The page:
Of all the lessons the Camp Fire taught me, this one was the hardest for me to get most people to accept: a disaster will happen to you.
It’s understandable. Before the fire, I suffered from the same psychological block all my life. I could see disasters consume the lives of people around the world, know that I am myself a person, and still fail to grasp, deep down, that I was one of those people whose lives could be devastated by disaster.
But then COVID-19 did the convincing for me. Now, just about everyone on Earth knows and has experienced how the best-laid plans (along with the worst and the mediocre plans, too) can be upended by fates outside our control.
Consider this list of disasters from the American Red Cross:
While an earthquake or tornado might be unthinkable where you live, how many things on this list have impacted the lives of those 10 miles from you? How many people do you know who have suffered from one of these?
The first step in preparation is to understand that it is not just a thought experiment. Take an honest look at what could endanger your community. Build a risk matrix. Has there ever been a recorded volcano eruption? No? Well, probably don’t dedicate much time and money to preparing for that. But if seven tornadoes have carved through town in the last century, you know where your focus should be.
Think about what dangers lurk for you and get moving.
Lesson 2: Respect Reality
“Respect reality” may seem like a strange lesson, or it may seem like a sub rosa shot at one part or another of the political spectrum. It’s not.
One of the queer threads through eyewitness descriptions of dramatic events – the JFK assassination, the September 11 attacks, our own initial impressions of the Camp Fire – is that what is obvious to every dispassionate camera or later historian is not immediately clear to those living through the moment.
Many ear witnesses in the JFK assassination wrote off the initial shots as fire crackers, despite what they saw. Many in Manhattan lingered downtown even after it was clear that two of the biggest buildings on Earth were being consumed by an uncontrollable fire.
In the Camp Fire, many of us initially felt something like, “I’ve seen wildfire after wildfire, and this one will blow over.” Even while smoke filled the streets like London fog. Even while the sky turned black as midnight.
It wasn’t until I heard propane tanks exploding that I was shaken out of my complacency.
Even when we get all the information we need to act from our eyes and ears, we may take too long to process it. To respect reality is to move faster.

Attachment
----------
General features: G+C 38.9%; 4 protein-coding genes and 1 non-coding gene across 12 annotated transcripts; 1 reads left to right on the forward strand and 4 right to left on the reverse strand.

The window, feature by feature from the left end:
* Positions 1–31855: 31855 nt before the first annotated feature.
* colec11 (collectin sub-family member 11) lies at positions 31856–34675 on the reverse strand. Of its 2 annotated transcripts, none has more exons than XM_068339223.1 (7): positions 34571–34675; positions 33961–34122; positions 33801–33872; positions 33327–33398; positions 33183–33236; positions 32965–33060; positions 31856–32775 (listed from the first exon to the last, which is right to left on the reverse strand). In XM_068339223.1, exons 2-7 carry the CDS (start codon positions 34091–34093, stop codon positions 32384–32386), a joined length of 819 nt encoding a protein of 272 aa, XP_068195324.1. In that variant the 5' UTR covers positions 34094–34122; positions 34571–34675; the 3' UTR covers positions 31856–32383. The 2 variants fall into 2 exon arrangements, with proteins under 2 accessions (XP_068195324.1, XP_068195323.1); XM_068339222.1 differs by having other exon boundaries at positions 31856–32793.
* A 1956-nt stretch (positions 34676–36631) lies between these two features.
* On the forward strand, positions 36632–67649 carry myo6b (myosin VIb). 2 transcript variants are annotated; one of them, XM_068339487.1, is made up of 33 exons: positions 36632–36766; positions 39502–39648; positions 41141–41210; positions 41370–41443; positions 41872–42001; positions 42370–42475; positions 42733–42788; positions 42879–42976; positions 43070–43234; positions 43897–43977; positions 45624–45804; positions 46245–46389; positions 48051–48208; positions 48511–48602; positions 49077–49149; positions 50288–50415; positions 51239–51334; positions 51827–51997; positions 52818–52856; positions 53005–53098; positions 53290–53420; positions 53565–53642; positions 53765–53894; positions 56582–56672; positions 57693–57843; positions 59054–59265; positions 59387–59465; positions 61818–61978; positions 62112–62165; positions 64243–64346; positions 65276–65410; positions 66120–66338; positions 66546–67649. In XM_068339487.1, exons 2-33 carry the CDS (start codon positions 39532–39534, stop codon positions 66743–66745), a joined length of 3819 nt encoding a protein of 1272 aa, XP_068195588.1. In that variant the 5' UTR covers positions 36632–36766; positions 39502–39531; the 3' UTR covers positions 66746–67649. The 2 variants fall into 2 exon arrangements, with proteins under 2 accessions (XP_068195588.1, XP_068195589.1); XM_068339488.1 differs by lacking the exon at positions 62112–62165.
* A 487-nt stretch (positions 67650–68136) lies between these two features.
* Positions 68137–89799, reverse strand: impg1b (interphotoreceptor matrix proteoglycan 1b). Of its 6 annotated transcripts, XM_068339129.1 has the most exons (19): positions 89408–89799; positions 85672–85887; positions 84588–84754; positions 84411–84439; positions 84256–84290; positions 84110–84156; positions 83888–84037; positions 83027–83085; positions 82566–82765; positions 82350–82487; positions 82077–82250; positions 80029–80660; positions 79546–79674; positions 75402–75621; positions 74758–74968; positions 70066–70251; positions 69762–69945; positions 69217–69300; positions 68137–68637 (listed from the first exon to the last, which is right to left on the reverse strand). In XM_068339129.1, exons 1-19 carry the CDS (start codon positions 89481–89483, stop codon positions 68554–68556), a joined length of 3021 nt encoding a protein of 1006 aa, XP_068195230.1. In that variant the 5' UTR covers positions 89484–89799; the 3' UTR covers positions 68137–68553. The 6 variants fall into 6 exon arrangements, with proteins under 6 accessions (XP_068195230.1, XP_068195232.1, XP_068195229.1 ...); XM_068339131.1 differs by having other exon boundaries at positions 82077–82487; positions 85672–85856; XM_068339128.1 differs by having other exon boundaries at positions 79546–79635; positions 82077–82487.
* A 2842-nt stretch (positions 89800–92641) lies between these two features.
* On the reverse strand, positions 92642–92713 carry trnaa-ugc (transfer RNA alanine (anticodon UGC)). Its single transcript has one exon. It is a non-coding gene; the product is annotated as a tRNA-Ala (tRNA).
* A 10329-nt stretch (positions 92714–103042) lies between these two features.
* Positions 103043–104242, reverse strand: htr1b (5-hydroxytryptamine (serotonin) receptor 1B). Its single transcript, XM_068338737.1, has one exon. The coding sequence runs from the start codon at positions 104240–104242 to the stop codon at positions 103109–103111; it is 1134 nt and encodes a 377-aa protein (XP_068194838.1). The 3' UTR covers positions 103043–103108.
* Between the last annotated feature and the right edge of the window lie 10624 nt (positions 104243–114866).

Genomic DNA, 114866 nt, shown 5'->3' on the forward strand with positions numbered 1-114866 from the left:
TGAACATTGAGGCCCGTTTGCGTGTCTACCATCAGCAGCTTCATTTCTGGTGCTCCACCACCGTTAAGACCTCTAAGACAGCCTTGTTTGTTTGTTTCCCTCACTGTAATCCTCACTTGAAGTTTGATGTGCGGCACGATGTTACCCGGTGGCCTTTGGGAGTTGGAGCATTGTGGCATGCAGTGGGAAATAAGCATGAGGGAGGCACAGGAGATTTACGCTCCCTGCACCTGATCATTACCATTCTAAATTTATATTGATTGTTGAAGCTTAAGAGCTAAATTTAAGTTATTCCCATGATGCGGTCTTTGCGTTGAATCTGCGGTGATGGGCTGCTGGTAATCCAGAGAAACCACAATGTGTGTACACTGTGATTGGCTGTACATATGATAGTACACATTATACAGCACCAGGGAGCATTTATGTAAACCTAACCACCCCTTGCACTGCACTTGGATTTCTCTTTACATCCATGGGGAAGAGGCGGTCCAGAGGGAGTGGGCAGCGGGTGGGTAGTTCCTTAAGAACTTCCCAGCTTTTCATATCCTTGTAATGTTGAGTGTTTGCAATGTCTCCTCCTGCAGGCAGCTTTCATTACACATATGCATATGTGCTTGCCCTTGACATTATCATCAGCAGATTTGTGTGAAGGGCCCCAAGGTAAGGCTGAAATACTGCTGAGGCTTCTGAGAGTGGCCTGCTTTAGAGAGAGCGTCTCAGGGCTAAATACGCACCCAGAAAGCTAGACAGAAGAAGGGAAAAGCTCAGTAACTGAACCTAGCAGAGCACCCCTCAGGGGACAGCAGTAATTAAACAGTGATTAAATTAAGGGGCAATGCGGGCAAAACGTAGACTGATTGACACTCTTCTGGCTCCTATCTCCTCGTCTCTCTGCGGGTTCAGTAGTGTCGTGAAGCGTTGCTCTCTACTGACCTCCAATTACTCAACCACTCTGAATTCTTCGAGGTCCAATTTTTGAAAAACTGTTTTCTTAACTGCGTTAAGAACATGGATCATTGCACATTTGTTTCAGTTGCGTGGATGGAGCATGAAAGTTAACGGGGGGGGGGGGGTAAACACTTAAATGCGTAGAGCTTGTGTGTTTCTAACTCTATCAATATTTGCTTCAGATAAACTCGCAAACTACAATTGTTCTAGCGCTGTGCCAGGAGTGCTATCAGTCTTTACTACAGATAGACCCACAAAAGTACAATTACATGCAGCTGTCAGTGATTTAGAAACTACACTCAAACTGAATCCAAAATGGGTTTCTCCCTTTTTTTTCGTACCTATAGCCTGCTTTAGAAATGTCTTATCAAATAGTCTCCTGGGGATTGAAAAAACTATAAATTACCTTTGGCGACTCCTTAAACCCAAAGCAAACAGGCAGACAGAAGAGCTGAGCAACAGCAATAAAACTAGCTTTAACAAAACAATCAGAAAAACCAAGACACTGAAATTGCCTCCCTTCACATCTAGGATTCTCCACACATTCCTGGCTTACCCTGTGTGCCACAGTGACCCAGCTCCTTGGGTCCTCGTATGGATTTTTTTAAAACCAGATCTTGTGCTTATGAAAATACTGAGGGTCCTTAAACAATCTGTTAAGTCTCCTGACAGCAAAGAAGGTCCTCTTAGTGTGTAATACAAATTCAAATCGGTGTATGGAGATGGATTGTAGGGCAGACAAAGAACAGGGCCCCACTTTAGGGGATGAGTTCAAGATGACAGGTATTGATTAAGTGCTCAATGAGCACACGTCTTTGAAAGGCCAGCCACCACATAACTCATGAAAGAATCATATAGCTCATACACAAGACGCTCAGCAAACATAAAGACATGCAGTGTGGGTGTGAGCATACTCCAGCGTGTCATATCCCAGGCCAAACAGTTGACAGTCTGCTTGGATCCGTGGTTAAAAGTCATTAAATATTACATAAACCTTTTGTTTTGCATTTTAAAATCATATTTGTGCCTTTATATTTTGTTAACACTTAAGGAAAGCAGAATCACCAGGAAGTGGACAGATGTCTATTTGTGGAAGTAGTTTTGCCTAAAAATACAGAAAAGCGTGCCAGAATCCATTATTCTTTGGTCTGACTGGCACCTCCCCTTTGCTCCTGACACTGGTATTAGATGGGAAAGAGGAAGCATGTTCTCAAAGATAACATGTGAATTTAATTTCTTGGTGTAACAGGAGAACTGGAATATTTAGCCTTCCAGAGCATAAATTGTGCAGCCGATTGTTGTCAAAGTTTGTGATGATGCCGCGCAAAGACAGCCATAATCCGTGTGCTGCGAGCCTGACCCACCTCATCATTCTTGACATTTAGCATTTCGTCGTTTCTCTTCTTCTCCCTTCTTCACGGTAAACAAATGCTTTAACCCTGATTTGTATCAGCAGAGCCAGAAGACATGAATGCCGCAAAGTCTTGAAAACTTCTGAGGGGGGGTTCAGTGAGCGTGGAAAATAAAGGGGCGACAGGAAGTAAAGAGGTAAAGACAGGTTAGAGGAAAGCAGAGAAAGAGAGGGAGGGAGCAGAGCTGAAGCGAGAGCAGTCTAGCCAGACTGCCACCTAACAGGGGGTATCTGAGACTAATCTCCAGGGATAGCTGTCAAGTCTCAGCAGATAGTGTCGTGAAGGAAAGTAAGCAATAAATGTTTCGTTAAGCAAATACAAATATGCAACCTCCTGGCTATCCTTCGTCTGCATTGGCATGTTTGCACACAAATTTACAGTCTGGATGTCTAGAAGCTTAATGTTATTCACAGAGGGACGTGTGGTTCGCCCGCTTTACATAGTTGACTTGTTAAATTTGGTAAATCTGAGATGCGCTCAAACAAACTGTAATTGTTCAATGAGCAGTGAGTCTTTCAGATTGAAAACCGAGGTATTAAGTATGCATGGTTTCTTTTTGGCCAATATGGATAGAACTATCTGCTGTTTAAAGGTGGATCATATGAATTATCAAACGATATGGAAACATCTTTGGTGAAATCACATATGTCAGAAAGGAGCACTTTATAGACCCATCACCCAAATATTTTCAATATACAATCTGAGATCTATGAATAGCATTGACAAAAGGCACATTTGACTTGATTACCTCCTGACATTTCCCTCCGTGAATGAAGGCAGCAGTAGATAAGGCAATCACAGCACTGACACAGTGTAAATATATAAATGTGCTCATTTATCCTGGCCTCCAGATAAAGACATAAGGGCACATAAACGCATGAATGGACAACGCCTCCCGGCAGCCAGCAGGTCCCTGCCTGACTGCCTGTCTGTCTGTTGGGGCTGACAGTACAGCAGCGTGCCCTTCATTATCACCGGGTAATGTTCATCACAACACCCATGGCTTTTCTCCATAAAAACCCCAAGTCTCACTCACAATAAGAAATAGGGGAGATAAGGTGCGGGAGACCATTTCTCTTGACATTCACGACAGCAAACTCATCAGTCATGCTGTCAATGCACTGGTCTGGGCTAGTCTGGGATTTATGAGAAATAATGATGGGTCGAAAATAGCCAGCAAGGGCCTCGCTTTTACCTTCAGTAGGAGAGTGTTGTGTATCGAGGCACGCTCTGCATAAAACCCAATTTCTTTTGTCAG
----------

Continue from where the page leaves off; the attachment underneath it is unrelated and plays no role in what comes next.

Lesson 3: Make a Plan that Works for You
Dealing with a disaster is not the kind of thing you can throw together on the fly. A lot of things, some legit lethal things, will be happening in quick succession. When you think about what you need to do before the disaster hits and make a plan, you have steps to follow when your brain might still be playing catch-up on the reality before you.
Ten years before the Camp Fire, the town of Paradise had nearly burned. So we were keenly aware of the danger and the need to think ahead. One of the big initiatives pushed by local officials and the fire safe council and distributed in local schools is called Ready Set Go.
Be Ready–Think about what you need, think about where you’ll go, and think about how to get there. Get a plan. What important documents do you need? Where are they? What medicine do you need? What items, like family photos, are irreplaceable if you lose your home? We used what we called Go Boxes. Most of our essentials were kept in easy-to-grab, plastic cases that could be packed quickly.
Get Set–Be alert to what’s going on around you. More on this in Lesson 6 next week.
Go–Act early. When you’ve gathered your essentials (important documents, pets, medicine, etc.) get out. As more than a few firefighters have told me, if it occurs to you that it might be a good idea to leave, chances are very good that the safest time to leave has already passed. Go.
Lesson 4: Know How to Evacuate
When I returned home from taking my son to high school at 8:30 a.m. on November 8, 2018, my family, my neighbors and my town were prepared for wildfire. We’d been planning for years. But not for what was coming.
By then, the sky above my house was the color of oak bark and getting darker. In previous fire scares, we had hours to pack up and track down what was needed. As I packed that day with my eldest son, there was not just one fire in Paradise. There were dozens.
There were essentially four routes off the Paradise Ridge that day. Three of them had experienced burn-overs, according to my friends and the NIST report. That means that at certain points, people had to drive through fire to use them. For some, it would take 7 hours to get to safety.
As part of our preparation, with credit to all the lessons here, we knew where we would go. When we heard the explosions, we decided to go. A half-hour after arriving home for what would be the last time, my eldest and I got in our car.
Despite seeing the signs, despite hearing the distant roar of flames, denial still lingered. I still thought I would be back in a day or so and my home would be there. So as we drove out, I did not even look back. I left like you do for work, eyes already on the day ahead because you know you will return.